Let me tell you something. These were not easy topics to present from memory. History of the dissolution of the USSR, for instance. Economic federalism and the struggling oil market in Russia. Yuri Gagarin, space education, and Mars One. Lots of facts and figures that I did not have in my head. But we had to do it from memory, so Tonya (the other examinee) and I set about memorizing which republics joined the Commonwealth of Independent States (all the Soviet republics except the Baltics and Georgia), how much of Russia’s economy is dependent on gas production (50%), and, in my case, the names and original languages of Nabokov’s memoirs (Other Shores, Russian, Convincing Proof, Russian, and Speak, Memory, English).

The written portion was scheduled for yesterday from 10:00-16:00, which was the only information we had. We had no idea how many listening samples, how many reading passages, how long we would have to write the essay(s?). You guys. I packed. So. Much. Food. A lovely little salad, some boiled eggs, some pasta, a jar of peanut butter (you never know), an apple, a nectarine, plus a thermos of coffee (thanks, Cary Beth!) and a Mason jar of water. If I failed this exam, it was not going to be because of a caloric deficit.
I arrived about 2 minutes late (train’s fault, not mine) and sat down to see a video clip already loaded. This was the moment of truth: you see, European language exams always have a theme. I don’t really know what the motivation for this is; it does make the test more interesting to take, as each section builds on the information you worked with in the last, but I think that the danger of a student’s outside knowledge/interest in the topic influencing their performance is a more pressing concern than entertainment value. But for some reason, I appear to be the only person who feels this way. Anyway, the video loaded revealed that we would be spending the rest of the day on the topic of space travel. The exam started with a 15-minute clip from the Russian national TV channel about Soviet astronomy; the reading was an article from the website of the Russian space program about Yuri Gagarin; the writing was about Mars One. Standardization was not even a consideration in this exam, apparently.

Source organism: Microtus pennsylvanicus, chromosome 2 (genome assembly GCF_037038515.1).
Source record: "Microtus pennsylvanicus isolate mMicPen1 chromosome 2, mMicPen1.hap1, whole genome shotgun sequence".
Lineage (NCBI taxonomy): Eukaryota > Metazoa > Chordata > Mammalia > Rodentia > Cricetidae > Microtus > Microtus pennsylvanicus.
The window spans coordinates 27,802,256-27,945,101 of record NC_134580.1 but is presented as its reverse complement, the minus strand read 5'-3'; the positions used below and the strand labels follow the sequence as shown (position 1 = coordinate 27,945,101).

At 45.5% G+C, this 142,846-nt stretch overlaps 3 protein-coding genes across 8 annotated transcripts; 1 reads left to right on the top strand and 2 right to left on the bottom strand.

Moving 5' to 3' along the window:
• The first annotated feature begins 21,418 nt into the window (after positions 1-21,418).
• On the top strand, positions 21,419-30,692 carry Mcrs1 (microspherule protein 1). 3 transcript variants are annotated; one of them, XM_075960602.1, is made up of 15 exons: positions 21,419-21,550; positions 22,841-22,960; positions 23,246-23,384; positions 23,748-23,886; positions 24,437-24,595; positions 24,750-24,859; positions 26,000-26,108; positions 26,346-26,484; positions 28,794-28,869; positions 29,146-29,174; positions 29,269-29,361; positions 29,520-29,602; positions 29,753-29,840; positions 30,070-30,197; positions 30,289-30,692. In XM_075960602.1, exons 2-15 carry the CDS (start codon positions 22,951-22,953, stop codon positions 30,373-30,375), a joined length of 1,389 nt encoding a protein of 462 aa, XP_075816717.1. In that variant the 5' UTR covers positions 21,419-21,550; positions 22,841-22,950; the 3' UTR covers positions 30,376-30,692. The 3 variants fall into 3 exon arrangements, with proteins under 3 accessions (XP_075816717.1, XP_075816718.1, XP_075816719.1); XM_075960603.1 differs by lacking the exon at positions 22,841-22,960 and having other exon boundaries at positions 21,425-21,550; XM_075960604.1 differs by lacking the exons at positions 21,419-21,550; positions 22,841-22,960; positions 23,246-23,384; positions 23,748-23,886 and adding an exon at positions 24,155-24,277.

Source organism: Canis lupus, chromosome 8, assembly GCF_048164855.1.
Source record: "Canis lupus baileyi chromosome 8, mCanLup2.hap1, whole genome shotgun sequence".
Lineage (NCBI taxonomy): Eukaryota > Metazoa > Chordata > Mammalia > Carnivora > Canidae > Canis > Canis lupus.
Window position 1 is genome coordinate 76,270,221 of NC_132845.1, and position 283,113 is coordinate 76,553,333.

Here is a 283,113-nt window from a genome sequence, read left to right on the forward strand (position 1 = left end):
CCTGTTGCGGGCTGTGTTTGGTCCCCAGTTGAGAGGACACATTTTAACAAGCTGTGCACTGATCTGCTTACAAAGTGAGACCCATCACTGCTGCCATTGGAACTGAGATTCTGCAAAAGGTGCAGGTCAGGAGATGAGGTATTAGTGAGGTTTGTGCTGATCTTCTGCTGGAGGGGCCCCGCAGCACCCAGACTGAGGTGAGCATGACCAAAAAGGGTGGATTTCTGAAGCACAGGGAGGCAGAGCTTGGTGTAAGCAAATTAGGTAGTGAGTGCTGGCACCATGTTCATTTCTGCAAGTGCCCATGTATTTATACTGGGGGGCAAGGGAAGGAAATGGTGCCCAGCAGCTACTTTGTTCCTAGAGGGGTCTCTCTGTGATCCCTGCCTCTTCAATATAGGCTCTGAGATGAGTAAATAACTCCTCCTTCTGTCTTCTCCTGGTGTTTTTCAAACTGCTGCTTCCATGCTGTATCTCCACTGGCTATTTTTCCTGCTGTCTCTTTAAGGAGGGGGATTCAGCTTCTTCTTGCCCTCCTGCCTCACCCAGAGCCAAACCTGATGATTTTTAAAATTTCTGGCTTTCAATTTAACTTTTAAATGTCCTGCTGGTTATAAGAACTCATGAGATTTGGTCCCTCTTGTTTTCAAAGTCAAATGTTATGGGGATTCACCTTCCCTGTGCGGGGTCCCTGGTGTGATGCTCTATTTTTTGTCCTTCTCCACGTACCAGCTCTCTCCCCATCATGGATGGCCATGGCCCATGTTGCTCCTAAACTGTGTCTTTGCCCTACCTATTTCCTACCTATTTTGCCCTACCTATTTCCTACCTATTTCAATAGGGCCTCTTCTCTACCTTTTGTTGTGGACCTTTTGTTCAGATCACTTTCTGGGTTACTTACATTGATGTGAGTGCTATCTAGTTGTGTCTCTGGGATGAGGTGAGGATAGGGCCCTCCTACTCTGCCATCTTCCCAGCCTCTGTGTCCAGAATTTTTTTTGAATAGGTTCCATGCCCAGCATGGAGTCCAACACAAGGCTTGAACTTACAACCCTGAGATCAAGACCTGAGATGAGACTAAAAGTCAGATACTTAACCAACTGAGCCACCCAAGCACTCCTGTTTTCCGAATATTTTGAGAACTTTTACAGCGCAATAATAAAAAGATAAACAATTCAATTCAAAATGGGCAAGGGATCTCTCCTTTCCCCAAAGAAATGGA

After each section, I would look up to see Tonya with her arms neatly folded, patiently watching the professor while they both waited for me to finish. She never had to wait long–we were pretty evenly matched in speed. We ended up completing the allegedly 6-hour test in just shy of 2.5 hours. By the time we turned in our essays, the professor had already graded the reading and listening. She was eager to chastise me for one error in arithmetic (“You wrote down the correct dates, but that doesn’t add up to 9 years. Check it again.” There’s a reason I study linguistics).